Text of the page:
Our data show that the decrease in the survival rate of patients with an MELD score ≥ 30 after AHLT usually occurs within 10–45 days; complications occurring 10–45 days after surgery are considered early LT complications, among which the major fatal complications are usually those of Clavien-Dindo grade III or above, including vascular complications, infection, renal function, and acute rejection. In our study, there were no significant differences in the incidence of acute rejection and vascular complications between AHLT and AWLT in patients with high MELD scores. In contrast with the high incidence of arterial complications reported in early studies , the current rate of arterial complications in adult LDLT has been reported to be low, at 1.4–4% [37, 39, 40].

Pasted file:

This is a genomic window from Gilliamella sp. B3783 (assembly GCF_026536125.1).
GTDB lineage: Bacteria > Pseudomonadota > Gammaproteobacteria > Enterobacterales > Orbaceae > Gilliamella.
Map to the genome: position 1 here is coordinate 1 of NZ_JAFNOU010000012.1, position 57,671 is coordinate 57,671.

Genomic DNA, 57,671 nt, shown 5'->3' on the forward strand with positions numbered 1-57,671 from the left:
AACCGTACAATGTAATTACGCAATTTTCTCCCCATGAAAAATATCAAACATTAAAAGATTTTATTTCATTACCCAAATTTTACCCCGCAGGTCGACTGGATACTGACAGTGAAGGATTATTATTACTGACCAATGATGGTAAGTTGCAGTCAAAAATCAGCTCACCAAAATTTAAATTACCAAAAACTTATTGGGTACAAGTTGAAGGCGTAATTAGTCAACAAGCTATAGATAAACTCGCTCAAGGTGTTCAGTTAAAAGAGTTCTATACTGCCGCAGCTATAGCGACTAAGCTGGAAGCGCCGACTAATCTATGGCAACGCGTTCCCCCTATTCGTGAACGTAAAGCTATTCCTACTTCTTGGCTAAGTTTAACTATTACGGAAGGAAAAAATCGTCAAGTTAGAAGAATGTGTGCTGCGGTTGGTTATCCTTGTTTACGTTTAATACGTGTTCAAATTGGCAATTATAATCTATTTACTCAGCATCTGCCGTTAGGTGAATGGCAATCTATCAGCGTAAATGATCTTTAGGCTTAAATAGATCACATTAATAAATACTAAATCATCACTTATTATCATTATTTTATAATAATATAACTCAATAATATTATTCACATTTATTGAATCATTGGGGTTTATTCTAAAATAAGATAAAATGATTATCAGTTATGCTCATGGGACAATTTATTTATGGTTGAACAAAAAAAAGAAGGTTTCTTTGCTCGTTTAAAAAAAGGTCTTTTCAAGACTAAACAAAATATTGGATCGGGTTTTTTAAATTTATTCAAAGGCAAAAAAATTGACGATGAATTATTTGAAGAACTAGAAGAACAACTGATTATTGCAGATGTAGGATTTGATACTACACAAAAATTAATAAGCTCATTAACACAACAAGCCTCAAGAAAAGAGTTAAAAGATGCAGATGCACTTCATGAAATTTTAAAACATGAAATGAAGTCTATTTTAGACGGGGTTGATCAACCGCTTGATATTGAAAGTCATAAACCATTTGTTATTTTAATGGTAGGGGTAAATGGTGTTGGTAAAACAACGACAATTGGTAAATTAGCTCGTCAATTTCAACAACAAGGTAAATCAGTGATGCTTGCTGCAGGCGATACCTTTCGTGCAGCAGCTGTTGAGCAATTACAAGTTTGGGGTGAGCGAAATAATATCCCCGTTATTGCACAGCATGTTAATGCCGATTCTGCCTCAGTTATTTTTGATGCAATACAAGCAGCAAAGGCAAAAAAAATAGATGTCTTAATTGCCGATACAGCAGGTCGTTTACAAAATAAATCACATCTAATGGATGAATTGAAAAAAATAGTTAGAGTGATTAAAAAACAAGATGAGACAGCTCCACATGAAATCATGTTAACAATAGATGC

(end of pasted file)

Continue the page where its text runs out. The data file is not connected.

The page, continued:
Our results show that there is no significant correlation between arterial embolization and MELD score, consistent with the report of Yadav et al. . Overall, the anastomotic skills of the surgeon performing HLT is no longer the main factor contributing to the incidence of complications. Interestingly, our analysis of serious complications did not reveal which specific complications were significantly increased in the case of HLT; however, the incidence of complications of Clavien-Dindo class III and above was significantly increased. We speculate that the higher death rate among patients with MELD scores ≥ 30 was a result of various factors promoting each other, eventually exacerbating the patient’s condition. Patients with a high MELD score tend to have poor liver and kidney function, while those undergoing AHLT tend to experience more bleeding and slower recovery; poor liver function will likely be accompanied by coagulation disorders, which would further increase the risk of bleeding. Massive hemorrhage and massive blood transfusion often aggravate the damage caused to renal function; once patients suffer renal failure, dialysis will cause further disorder of the internal environment, increasing the risk of infection. The high incidence of postoperative infection may, at least in part, be due to the poor preoperative conditions of patients, postoperative application of immunosuppressants, prolonged ICU stays, ventilator-assisted breathing, and disturbance of the internal environment [41,42,43]. However, due to the limited number of patients in the present study, this speculation could not be confirmed. Further studies with larger sample sizes are warranted to confirm this, as well as rule out any subgroup effects for patients with high MELD scores, so that patients who are not suitable for AHLT due to high MELD scores are identified and appropriate clinical decision making can be carried out.